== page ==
Celiac Disease (Gluten Enteropathy) (cont.)

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Are there other diseases or conditions associated with celiac disease?

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Celiac disease is thought to be an autoimmune disorder, meaning that the body develops antibodies against its own tissues. Researchers believe that other such diseases may be related, and may affect organs such as the thyroid (autoimmune thyroiditis), the liver (primary biliary cirrhosis), and colon (microscopic colitis). Other diseases may include type 1 diabetes and dermatitis herpatiformis, a skin rash that has similar antibodies as celiac disease, but that are found in the skin.

Growth failure, delayed puberty, miscarriage and infertility may be associated with celiac disease.

How is celiac disease diagnosed?

The diagnosis of celiac disease is often delayed and it may take several months or years for the patient and the health care professional to think of it as the cause of many non-specific symptoms. History and physical examination may give direction as to the diagnosis, but commonly it take many visits with the patient complaining of recurrent abdominal pain, non-specific joint aches, or demonstrating chronic anemia that does not respond to iron treatment, to raise the suspicion that celiac disease is a possibility.

When the diagnosis is suspected, there is a two-step screening process to make the diagnosis:

  1. Blood test for immunoglobulin A anti-tissue transglutaminase antibody (IgA TTG). Testing for antiendomysial antibody may also be considered.
  2. If the screening blood test is positive, then endoscopy and biopsy of the lining of the duodenum (the first part of the small intestine) is recommended. Usually performed under sedation, a fiberoptic tube is passed through the mouth, through the esophagus and stomach into the duodenum and a small bit of tissue is taken to be examined under a microscope.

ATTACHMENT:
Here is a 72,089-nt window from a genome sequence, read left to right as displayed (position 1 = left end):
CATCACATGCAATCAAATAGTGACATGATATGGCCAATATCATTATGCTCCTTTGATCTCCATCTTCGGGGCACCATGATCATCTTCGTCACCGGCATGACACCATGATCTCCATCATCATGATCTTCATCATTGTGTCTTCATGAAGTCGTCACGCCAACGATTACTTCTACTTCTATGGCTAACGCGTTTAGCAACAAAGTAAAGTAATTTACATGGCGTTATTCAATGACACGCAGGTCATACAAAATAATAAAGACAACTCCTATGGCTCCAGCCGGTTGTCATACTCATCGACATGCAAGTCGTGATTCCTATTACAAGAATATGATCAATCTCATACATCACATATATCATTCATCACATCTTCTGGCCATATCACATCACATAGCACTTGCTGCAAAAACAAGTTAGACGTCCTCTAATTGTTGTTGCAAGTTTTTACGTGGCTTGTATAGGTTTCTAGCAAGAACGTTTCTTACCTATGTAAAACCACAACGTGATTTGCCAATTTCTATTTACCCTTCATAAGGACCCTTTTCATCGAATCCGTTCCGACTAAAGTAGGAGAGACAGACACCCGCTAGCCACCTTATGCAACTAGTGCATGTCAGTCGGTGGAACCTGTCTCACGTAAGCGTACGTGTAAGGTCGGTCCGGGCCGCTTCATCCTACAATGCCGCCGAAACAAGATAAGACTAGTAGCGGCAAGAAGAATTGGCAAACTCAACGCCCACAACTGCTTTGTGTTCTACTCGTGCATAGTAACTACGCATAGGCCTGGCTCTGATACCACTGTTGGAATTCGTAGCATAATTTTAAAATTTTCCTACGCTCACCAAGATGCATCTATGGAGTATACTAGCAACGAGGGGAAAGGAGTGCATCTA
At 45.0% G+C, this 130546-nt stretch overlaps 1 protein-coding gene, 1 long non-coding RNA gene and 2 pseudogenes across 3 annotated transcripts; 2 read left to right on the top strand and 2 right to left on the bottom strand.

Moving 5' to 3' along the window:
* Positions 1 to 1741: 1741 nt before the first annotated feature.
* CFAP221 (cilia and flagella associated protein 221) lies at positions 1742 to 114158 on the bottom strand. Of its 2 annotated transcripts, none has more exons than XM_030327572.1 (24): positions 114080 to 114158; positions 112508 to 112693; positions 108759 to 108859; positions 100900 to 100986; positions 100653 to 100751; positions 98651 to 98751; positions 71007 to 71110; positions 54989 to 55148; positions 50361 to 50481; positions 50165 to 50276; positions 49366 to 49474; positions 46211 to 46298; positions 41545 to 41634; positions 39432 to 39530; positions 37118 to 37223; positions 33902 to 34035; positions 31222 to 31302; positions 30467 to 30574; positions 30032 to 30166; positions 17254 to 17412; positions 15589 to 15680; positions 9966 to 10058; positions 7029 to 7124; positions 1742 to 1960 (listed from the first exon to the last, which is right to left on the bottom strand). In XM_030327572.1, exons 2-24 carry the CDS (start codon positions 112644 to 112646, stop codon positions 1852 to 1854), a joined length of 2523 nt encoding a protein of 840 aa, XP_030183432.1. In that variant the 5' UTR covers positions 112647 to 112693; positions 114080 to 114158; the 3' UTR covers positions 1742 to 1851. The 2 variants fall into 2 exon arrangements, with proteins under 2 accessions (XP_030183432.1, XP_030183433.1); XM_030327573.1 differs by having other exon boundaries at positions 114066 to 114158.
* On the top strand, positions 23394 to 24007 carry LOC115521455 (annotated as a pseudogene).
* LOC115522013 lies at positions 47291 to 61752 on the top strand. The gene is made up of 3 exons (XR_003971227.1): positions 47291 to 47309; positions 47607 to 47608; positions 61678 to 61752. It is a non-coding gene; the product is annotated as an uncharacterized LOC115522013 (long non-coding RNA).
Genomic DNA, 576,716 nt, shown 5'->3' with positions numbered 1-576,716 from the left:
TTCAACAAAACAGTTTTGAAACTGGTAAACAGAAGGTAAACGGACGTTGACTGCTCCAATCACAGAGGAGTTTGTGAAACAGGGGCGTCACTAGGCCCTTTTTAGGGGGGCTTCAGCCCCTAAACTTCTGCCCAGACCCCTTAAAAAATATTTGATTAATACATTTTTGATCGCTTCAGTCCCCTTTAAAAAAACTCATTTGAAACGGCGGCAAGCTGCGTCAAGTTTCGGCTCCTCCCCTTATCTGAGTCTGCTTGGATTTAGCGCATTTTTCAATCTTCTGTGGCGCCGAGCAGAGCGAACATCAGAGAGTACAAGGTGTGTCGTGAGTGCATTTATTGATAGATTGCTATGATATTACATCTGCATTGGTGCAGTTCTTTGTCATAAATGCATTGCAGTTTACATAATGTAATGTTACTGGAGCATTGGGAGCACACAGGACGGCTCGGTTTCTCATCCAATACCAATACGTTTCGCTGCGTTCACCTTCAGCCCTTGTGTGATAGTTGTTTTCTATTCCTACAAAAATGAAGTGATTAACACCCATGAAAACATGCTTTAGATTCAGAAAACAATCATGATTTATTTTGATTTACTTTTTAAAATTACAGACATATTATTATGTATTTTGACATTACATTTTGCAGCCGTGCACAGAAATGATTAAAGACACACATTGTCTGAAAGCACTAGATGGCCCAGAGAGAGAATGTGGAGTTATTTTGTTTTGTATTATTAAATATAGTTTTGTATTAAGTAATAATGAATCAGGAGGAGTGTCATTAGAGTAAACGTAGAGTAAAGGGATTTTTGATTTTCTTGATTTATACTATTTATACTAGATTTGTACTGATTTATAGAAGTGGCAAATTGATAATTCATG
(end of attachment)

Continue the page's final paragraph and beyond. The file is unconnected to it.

It is important that the patient eats a regular diet for many weeks before the testing procedures. If the patient has already started a gluten free diet, it may cause the tests to be falsely negative.

Once the diagnosis is made, screening for osteoporosis may be appropriate.

Since it is often familial, once one person in the family is diagnosed with celiac disease, it is reasonable to have other close family members screened.

Medically Reviewed by a Doctor on 12/11/2013

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Celiac Disease - Symptoms Question: What symptoms have you experienced with celiac disease?
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Celiac Disease - Treatment Question: What treatments have been effective for celiac disease?
Celiac Disease - Gluten Free Diet Question: What dietary changes have you made to treat celiac disease, and has a gluten free diet been effective and easy?
Celiac Disease - Other Conditions Question: Other diseases or conditions often accompany celiac disease. Please describe your experience.

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